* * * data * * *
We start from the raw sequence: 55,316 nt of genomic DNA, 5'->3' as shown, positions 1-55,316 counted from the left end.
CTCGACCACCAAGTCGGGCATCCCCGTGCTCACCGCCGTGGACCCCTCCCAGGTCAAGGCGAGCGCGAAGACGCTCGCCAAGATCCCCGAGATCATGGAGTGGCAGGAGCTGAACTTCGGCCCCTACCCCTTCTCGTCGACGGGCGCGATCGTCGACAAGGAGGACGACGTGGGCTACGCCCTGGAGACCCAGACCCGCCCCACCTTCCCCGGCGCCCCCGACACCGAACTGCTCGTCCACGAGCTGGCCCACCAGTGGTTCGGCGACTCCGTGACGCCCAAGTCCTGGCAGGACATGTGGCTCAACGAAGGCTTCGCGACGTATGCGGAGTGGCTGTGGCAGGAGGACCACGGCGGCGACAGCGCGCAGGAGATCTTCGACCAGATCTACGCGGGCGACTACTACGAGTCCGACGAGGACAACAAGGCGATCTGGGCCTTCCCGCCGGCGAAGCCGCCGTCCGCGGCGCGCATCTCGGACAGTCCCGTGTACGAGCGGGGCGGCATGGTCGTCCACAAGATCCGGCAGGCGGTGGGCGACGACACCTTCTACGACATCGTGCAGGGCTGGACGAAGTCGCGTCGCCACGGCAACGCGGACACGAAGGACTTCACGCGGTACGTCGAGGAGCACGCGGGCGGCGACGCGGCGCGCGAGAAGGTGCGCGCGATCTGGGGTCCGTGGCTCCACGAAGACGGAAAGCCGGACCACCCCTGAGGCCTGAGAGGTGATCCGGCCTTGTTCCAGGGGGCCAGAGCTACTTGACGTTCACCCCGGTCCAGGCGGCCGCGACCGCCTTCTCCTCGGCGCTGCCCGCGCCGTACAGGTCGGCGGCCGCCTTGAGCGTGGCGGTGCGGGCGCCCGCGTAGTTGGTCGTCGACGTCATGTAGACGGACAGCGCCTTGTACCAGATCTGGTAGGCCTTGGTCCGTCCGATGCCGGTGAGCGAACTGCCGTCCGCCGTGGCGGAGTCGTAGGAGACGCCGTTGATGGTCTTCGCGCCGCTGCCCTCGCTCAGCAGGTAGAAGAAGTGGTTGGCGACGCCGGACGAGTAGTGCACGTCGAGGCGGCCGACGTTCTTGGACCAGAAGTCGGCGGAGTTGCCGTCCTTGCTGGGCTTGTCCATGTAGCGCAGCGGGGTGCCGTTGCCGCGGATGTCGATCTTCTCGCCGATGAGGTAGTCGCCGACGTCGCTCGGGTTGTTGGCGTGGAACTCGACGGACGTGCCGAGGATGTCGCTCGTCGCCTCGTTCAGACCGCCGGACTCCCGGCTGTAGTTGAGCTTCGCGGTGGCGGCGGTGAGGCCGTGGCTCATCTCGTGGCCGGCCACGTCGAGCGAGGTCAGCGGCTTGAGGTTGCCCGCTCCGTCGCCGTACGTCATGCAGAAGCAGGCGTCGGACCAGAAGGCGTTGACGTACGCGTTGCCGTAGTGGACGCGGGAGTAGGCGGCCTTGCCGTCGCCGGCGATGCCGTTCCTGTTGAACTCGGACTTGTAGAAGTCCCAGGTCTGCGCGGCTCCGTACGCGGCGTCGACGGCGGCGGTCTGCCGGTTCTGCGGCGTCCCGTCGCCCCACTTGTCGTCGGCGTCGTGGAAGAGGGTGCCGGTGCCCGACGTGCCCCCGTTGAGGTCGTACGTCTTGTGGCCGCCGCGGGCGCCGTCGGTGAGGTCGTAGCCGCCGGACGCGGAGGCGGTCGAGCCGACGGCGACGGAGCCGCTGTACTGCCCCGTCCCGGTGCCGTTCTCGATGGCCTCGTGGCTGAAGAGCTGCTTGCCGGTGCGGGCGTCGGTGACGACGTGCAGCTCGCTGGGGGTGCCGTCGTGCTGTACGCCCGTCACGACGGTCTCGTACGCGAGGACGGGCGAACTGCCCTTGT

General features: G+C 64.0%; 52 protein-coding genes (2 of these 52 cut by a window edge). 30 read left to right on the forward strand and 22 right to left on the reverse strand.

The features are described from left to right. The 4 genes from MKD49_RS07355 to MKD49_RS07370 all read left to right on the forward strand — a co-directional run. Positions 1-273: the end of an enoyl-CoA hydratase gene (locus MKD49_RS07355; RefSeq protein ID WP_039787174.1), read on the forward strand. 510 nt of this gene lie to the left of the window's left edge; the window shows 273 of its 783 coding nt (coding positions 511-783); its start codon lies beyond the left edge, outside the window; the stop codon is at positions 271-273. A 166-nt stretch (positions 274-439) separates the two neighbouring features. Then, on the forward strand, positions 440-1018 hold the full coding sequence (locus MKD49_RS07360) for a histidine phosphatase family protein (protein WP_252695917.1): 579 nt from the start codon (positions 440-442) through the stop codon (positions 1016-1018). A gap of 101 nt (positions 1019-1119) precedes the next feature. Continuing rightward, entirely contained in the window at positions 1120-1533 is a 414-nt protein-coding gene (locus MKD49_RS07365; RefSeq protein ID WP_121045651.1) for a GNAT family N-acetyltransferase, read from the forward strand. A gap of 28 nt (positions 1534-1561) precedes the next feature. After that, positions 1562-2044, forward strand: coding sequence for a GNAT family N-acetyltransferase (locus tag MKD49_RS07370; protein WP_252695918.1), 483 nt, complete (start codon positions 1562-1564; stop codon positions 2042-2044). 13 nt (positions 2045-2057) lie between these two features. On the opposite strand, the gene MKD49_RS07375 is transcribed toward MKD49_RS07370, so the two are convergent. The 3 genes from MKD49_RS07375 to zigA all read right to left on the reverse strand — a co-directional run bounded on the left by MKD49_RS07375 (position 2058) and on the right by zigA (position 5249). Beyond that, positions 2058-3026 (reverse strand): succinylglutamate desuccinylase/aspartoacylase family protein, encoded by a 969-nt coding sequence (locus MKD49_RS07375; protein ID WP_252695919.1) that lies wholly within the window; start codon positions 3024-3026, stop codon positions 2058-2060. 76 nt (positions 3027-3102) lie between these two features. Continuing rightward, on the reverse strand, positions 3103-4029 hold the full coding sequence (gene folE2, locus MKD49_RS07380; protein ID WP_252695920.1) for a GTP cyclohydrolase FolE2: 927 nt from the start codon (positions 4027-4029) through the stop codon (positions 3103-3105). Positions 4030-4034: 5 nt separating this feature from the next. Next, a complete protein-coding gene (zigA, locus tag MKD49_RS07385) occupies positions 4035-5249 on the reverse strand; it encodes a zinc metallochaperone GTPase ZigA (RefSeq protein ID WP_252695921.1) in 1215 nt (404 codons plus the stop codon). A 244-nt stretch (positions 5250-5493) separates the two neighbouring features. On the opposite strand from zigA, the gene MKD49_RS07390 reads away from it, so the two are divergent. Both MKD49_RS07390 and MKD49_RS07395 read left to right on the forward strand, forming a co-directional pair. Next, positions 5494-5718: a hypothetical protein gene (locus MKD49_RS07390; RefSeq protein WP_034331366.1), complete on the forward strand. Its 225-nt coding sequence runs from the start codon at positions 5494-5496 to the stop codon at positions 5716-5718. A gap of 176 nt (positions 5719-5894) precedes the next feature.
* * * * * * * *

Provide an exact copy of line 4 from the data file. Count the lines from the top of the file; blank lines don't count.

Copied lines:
The features are described from left to right. The 4 genes from MKD49_RS07355 to MKD49_RS07370 all read left to right on the forward strand — a co-directional run. Positions 1-273: the end of an enoyl-CoA hydratase gene (locus MKD49_RS07355; RefSeq protein ID WP_039787174.1), read on the forward strand. 510 nt of this gene lie to the left of the window's left edge; the window shows 273 of its 783 coding nt (coding positions 511-783); its start codon lies beyond the left edge, outside the window; the stop codon is at positions 271-273. A 166-nt stretch (positions 274-439) separates the two neighbouring features. Then, on the forward strand, positions 440-1018 hold the full coding sequence (locus MKD49_RS07360) for a histidine phosphatase family protein (protein WP_252695917.1): 579 nt from the start codon (positions 440-442) through the stop codon (positions 1016-1018). A gap of 101 nt (positions 1019-1119) precedes the next feature. Continuing rightward, entirely contained in the window at positions 1120-1533 is a 414-nt protein-coding gene (locus MKD49_RS07365; RefSeq protein ID WP_121045651.1) for a GNAT family N-acetyltransferase, read from the forward strand. A gap of 28 nt (positions 1534-1561) precedes the next feature. After that, positions 1562-2044, forward strand: coding sequence for a GNAT family N-acetyltransferase (locus tag MKD49_RS07370; protein WP_252695918.1), 483 nt, complete (start codon positions 1562-1564; stop codon positions 2042-2044). 13 nt (positions 2045-2057) lie between these two features. On the opposite strand, the gene MKD49_RS07375 is transcribed toward MKD49_RS07370, so the two are convergent. The 3 genes from MKD49_RS07375 to zigA all read right to left on the reverse strand — a co-directional run bounded on the left by MKD49_RS07375 (position 2058) and on the right by zigA (position 5249). Beyond that, positions 2058-3026 (reverse strand): succinylglutamate desuccinylase/aspartoacylase family protein, encoded by a 969-nt coding sequence (locus MKD49_RS07375; protein ID WP_252695919.1) that lies wholly within the window; start codon positions 3024-3026, stop codon positions 2058-2060. 76 nt (positions 3027-3102) lie between these two features. Continuing rightward, on the reverse strand, positions 3103-4029 hold the full coding sequence (gene folE2, locus MKD49_RS07380; protein ID WP_252695920.1) for a GTP cyclohydrolase FolE2: 927 nt from the start codon (positions 4027-4029) through the stop codon (positions 3103-3105). Positions 4030-4034: 5 nt separating this feature from the next. Next, a complete protein-coding gene (zigA, locus tag MKD49_RS07385) occupies positions 4035-5249 on the reverse strand; it encodes a zinc metallochaperone GTPase ZigA (RefSeq protein ID WP_252695921.1) in 1215 nt (404 codons plus the stop codon). A 244-nt stretch (positions 5250-5493) separates the two neighbouring features. On the opposite strand from zigA, the gene MKD49_RS07390 reads away from it, so the two are divergent. Both MKD49_RS07390 and MKD49_RS07395 read left to right on the forward strand, forming a co-directional pair. Next, positions 5494-5718: a hypothetical protein gene (locus MKD49_RS07390; RefSeq protein WP_034331366.1), complete on the forward strand. Its 225-nt coding sequence runs from the start codon at positions 5494-5496 to the stop codon at positions 5716-5718. A gap of 176 nt (positions 5719-5894) precedes the next feature.